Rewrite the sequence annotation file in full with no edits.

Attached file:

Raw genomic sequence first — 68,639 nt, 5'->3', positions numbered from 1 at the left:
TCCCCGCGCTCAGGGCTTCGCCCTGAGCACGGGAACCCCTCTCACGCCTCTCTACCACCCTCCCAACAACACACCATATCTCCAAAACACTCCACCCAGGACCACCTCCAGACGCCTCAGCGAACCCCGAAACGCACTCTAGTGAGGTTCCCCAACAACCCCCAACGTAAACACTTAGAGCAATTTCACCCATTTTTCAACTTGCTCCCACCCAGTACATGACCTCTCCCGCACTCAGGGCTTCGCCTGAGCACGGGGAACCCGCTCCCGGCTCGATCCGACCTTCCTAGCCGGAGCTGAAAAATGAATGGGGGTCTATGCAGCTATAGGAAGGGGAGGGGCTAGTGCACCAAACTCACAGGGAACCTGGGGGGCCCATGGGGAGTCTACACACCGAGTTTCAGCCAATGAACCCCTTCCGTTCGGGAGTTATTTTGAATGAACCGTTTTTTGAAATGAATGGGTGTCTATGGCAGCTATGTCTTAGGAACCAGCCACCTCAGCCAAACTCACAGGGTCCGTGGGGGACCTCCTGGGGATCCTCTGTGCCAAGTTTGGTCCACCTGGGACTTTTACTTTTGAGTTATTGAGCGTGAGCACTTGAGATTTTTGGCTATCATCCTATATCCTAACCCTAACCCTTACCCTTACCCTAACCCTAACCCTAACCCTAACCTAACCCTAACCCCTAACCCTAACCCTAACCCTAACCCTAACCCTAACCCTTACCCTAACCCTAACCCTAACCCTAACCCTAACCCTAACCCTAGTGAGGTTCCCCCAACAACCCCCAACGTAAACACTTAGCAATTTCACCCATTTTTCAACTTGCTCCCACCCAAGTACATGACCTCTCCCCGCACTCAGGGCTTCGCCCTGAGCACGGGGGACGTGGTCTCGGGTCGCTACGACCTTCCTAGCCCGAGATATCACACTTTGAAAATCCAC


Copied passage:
Raw genomic sequence first — 68,639 nt, 5'->3', positions numbered from 1 at the left:
TCCCCGCGCTCAGGGCTTCGCCCTGAGCACGGGAACCCCTCTCACGCCTCTCTACCACCCTCCCAACAACACACCATATCTCCAAAACACTCCACCCAGGACCACCTCCAGACGCCTCAGCGAACCCCGAAACGCACTCTAGTGAGGTTCCCCAACAACCCCCAACGTAAACACTTAGAGCAATTTCACCCATTTTTCAACTTGCTCCCACCCAGTACATGACCTCTCCCGCACTCAGGGCTTCGCCTGAGCACGGGGAACCCGCTCCCGGCTCGATCCGACCTTCCTAGCCGGAGCTGAAAAATGAATGGGGGTCTATGCAGCTATAGGAAGGGGAGGGGCTAGTGCACCAAACTCACAGGGAACCTGGGGGGCCCATGGGGAGTCTACACACCGAGTTTCAGCCAATGAACCCCTTCCGTTCGGGAGTTATTTTGAATGAACCGTTTTTTGAAATGAATGGGTGTCTATGGCAGCTATGTCTTAGGAACCAGCCACCTCAGCCAAACTCACAGGGTCCGTGGGGGACCTCCTGGGGATCCTCTGTGCCAAGTTTGGTCCACCTGGGACTTTTACTTTTGAGTTATTGAGCGTGAGCACTTGAGATTTTTGGCTATCATCCTATATCCTAACCCTAACCCTTACCCTTACCCTAACCCTAACCCTAACCCTAACCTAACCCTAACCCCTAACCCTAACCCTAACCCTAACCCTAACCCTAACCCTTACCCTAACCCTAACCCTAACCCTAACCCTAACCCTAACCCTAGTGAGGTTCCCCCAACAACCCCCAACGTAAACACTTAGCAATTTCACCCATTTTTCAACTTGCTCCCACCCAAGTACATGACCTCTCCCCGCACTCAGGGCTTCGCCCTGAGCACGGGGGACGTGGTCTCGGGTCGCTACGACCTTCCTAGCCCGAGATATCACACTTTGAAAATCCAC